Benefits to other species/ecological communities: Recovery actions implemented to improve the quality or security of the habitat of Conospermum densiflorum subsp. unicephalatum will also improve the status of other Declared Rare Flora (DRF) and Priority flora that occur in the habitat. These are Calothamnus pachystachyus (Priority 4) and Dryandra serratuloides subsp. serratuloides (DRF).

International Obligations: This plan is fully consistent with the aims and recommendations of the Convention on Biological Diversity, ratified by Australia in June 1993, and will assist in implementing Australias responsibilities under that convention. The taxon is not listed under any specific international treaty, however, and therefore this IRP does not affect Australias obligations under any other international agreements.

Role and interests of indigenous people: There are no known indigenous communities interested or involved in the management of areas affected by this plan and, according to the Department of Indigenous Affairs Aboriginal Heritage Sites Register, no registered sites are known from the habitat of the species. Input and involvement will be sought from any indigenous groups that have an active interest in the areas that are habitat for Conospermum densiflorum subsp. unicephalatum, and this is discussed in the recovery actions.

Social and economic impacts: The implementation of this recovery plan is unlikely to cause significant adverse social and economic impacts as all populations are located on rail and road reserves.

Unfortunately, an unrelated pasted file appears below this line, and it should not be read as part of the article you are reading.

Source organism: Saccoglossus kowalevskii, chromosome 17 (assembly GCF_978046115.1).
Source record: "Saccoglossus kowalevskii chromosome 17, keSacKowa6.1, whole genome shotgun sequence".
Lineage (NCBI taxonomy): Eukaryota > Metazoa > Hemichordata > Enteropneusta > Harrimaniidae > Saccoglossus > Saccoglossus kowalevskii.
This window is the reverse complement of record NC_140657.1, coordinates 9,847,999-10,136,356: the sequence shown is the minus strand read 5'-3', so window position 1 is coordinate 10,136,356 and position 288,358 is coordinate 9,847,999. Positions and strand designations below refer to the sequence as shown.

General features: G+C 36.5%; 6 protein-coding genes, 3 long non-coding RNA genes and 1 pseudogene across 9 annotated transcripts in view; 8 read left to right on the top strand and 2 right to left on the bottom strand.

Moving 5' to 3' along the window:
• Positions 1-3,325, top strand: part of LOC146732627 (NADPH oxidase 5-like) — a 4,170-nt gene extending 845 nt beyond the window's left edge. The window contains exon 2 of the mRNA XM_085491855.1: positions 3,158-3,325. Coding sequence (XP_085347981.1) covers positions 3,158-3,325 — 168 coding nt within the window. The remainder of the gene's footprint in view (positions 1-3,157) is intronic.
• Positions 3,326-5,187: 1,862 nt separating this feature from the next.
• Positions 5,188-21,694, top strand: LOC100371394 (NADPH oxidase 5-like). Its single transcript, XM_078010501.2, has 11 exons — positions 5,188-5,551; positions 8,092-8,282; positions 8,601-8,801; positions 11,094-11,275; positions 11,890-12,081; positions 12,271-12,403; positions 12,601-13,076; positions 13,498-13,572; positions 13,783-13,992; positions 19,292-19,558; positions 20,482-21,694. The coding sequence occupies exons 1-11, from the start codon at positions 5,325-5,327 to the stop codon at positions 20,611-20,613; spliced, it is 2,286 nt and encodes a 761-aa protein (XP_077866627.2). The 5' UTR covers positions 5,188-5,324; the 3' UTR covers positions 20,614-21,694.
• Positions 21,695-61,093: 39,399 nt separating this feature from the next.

Evaluation of the Plans Performance: CALM, in conjunction with the Recovery Team will evaluate the performance of this IRP. The plan is to be reviewed within five years.

Existing Recovery Actions: The following recovery actions have been or are currently being implemented:

  1. Westnet Rail and Main Roads WA (MRWA) have been notified of the presence of Conospermum densiflorum subsp. unicephalatum on lands they manage.
  2. Declared Rare Flora (DRF) markers have been installed at most populations along the road and rail line.
  3. Dashboard stickers and posters describing the significance of DRF markers have been produced and distributed.
  4. Extensive searches for new populations have been carried out along rail and road verges and some of the nature reserves in areas surrounding known populations.
  5. Botanic Gardens and Parks Authority has endeavoured to propagate the taxon from tissue culture and cuttings, but with minimal success.
  6. There have been several collections of seed from populations 1, 2 and 4 of Conospermum densiflorum subsp. unicephalatum by the Threatened Flora Seed Centre (TFSC).
  7. Testing for resistance to Phytophthora spp. has been carried out by CALM. Three plants were tested and were found to be resistant to the disease.
  8. CALM staff regularly monitor populations of this taxon.
  9. The Moora District Threatened Flora Recovery Team (MDTFRT) is overseeing the implementation of this IRP and will include information on progress in their annual report to CALM's Corporate Executive and funding bodies.

IRP Objective: The objective of this Interim Recovery Plan is to abate identified threats and maintain or enhance in situ populations to ensure the long-term preservation of the taxon in the wild.

Recovery criteria

Criteria for success: The number of individuals within populations and/or the number of populations have increased by ten percent or more over the period of the plans adoption under the EPBC Act.

Criteria for failure: The number of individuals within populations and/or the number of populations have decreased by ten percent or more over the period of the plans adoption under the EPBC Act.

Recovery actions:

  1. Coordinate recovery actions
  2. Map critical habitat
  3. Undertake weed control
  4. Install DRF markers
  5. Compare genetics of the subspecies
  6. Conduct further surveys
  7. Develop and implement a fire management strategy
  8. Collect and store seed
  9. Monitor populations
  10. Promote awareness
  11. Obtain biological and ecological information
  12. Liaise with relevant land managers
  13. Start translocation process
  14. Stimulate the germination of soil-stored seed
  15. Review the need for a full Recovery Plan